What is heavy bleeding?
The amount of blood women lose each month varies enormously from individual to individual. Some women lose a few teaspoonfuls and hardly notice their periods, whilst others lose enough blood to become anaemic (low blood count). Because of this wide variation, it is impossible to define or describe a “normal” period or to know what is “abnormal” in terms of the amount, length, and frequency of bleeding. What is heavy for one woman may be normal for others. If your periods have changed and are causing you problems then they require investigation and appropriate treatment.
Doctors define menstrual bleeding as heavy (and call it menorrhagia) when more than 80mls of blood is lost during a period. It is possible to measure menstrual blood loss but this is however, not practical. Your perception of the heaviness of your period is as important as any clinical measurement. One of the signs that periods are heavy is when the blood clots.
There is a simple explanation as to why large clots form. All blood contains a clotting factor. To enable menstrual blood to flow freely from the womb and leave your body without clotting, the womb produces an anti-clotting agent. If the menstrual loss is very heavy, this agent will be used up before a period has finished, and any remaining blood will clot.
What causes heavy bleeding?
There are a number of diseases which can cause heavy bleeding (see picture). We can investigate possible causes and offer treatment if necessary. It is important to remember that in about half the women with heavy bleeding, no cause can be found.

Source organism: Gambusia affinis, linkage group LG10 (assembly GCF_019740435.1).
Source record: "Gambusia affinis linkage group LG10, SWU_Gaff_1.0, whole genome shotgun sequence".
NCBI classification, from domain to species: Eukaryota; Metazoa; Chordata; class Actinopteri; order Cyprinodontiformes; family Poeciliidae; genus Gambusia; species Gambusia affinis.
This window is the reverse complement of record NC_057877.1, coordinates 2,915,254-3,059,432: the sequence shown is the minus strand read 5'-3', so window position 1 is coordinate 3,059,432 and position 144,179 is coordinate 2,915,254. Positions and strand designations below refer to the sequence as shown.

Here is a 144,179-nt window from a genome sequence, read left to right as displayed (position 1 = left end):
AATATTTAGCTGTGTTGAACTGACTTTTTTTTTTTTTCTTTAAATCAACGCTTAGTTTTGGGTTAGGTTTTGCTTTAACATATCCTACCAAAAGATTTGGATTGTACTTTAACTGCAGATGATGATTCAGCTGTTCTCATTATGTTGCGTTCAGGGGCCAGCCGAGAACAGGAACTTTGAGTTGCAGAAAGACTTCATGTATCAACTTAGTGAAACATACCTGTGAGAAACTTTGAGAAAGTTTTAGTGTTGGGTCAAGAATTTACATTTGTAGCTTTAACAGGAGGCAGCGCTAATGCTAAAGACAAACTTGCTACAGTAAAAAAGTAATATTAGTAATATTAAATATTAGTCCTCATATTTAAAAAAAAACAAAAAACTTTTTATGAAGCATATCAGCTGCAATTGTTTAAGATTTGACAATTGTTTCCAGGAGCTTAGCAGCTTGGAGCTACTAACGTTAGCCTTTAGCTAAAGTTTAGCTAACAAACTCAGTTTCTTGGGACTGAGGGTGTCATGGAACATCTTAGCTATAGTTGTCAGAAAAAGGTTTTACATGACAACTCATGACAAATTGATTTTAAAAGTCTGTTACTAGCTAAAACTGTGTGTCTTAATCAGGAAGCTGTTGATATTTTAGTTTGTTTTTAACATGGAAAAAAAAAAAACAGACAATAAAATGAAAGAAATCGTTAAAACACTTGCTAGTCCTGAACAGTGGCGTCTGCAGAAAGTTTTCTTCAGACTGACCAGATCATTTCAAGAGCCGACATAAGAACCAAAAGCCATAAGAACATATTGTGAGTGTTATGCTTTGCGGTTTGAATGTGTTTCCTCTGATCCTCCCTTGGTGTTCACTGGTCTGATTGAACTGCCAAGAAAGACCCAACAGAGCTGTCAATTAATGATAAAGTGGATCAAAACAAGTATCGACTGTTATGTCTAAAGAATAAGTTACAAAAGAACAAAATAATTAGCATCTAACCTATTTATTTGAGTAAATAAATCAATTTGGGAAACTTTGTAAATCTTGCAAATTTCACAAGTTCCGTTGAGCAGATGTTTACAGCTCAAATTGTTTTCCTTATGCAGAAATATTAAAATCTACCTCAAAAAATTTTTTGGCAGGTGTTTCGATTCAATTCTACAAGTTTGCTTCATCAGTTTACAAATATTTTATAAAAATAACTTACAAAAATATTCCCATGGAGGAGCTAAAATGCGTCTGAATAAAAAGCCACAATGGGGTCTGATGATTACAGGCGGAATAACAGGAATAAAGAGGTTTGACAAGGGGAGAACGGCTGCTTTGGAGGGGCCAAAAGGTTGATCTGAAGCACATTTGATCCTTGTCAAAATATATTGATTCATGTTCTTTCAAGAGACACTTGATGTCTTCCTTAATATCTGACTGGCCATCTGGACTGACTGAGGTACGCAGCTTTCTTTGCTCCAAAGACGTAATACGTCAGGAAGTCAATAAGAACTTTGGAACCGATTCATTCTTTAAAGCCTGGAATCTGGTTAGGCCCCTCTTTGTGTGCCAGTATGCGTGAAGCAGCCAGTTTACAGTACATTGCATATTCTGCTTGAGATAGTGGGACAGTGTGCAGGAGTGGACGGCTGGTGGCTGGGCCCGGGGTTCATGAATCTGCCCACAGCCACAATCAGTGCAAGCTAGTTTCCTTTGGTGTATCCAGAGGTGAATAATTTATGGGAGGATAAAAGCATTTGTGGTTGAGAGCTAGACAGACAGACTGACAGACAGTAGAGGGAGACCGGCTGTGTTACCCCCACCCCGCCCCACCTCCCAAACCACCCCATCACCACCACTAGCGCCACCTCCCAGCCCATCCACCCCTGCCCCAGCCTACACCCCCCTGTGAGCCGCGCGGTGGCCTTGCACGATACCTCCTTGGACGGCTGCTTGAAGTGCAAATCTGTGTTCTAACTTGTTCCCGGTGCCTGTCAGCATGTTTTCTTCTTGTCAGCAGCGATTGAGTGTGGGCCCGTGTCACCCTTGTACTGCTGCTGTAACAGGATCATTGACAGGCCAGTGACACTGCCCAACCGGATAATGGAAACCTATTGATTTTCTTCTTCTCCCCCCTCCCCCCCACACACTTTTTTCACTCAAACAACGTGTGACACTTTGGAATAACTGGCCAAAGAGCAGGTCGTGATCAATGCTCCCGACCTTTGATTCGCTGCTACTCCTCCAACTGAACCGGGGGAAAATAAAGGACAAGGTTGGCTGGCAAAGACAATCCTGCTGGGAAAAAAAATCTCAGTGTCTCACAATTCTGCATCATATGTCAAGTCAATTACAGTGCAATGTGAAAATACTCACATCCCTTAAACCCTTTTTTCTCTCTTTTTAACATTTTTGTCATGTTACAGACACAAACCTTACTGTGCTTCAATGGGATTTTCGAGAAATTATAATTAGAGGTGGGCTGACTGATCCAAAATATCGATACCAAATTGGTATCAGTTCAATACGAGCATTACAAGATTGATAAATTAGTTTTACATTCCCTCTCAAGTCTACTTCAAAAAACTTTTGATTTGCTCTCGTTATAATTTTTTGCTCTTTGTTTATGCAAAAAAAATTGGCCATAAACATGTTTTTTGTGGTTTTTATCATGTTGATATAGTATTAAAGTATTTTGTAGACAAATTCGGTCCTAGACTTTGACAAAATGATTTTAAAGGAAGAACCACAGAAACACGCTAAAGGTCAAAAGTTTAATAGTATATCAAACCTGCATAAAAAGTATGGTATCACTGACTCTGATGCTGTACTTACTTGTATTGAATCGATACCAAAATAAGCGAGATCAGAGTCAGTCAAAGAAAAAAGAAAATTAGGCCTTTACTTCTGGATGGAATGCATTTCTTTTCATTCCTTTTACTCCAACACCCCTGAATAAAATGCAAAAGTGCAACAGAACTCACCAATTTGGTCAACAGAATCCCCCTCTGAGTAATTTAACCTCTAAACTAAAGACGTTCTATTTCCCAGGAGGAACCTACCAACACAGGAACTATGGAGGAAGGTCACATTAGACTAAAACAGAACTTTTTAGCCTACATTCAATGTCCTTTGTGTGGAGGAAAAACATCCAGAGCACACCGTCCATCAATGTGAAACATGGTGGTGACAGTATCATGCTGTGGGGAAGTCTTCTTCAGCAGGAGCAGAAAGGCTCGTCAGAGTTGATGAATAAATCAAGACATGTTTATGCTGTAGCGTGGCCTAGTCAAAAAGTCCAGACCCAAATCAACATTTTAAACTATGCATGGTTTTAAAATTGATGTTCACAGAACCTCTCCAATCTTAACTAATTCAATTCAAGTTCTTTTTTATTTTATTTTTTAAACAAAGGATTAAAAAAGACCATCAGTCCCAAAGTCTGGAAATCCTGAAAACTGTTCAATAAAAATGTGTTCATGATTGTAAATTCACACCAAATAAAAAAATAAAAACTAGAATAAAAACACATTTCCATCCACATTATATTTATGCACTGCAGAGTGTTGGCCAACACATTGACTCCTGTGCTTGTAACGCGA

It is important to remember that your periods may be affected by stress and if you are going through any kind of crisis, it is possible that your periods may settle down once that crisis has been resolved. Meanwhile, reassurance from us that there is nothing seriously wrong may help you to accept this change as a common, and usually temporary, response to stress. For many women, however, there is no easy solution to the stress in their lives and if this is the case, you will need to decide whether you want to seek treatment for your heavy bleeding. The main categories of problem bleeding that we encounter are listed below.
Regular heavy bleeding – investigations normal. This may be due to stress, ageing, or for reasons we do not yet fully understand
Irregular periods – investigations normal. If your smear and swabs (to check for any infections down below) are normal, this is most likely to be the result of hormonal imbalance. If the investigations are normal, advice regarding treatment for this problem can be provided.
Regular periods – occasional bleeding after sex or between proper periods. This can be the result of being on the pill, a hormone imbalance, or due to problems with the cervix. If your smear and swabs (to check for any infections down below) are normal, this is most likely to be the result of hormonal imbalance. Advice regarding treatment for this problem can be provided.
Problem bleeding – problem found on investigation. There are many causes of irregular or heavy bleeding. If a problem is found on investigation this can be explained to you, and the best way to manage the problem can be discussed with you.
Bleeding after the menopause. This is usually due to the effects of the menopause. Some tests will be necessary to ensure there are no suspicious circumstances.
How do we investigate problem bleeding?
History: The first thing that we do is to take a detailed and thorough medical history to assess as accurately as possible the nature and extent of the problem.
Examination : We will give you an internal examination if you have not had one from your GP. A cervical smear is taken if indicated.
Investigation : You will have a blood test to check for anaemia (full blood count) and you may need to be checked for an underactive thyroid (thyroid function tests) as this may sometimes present with bleeding problems. A ‘hormone profile’ may be required. This is a blood test that may be taken when you are bleeding, or late in the menstrual cycle.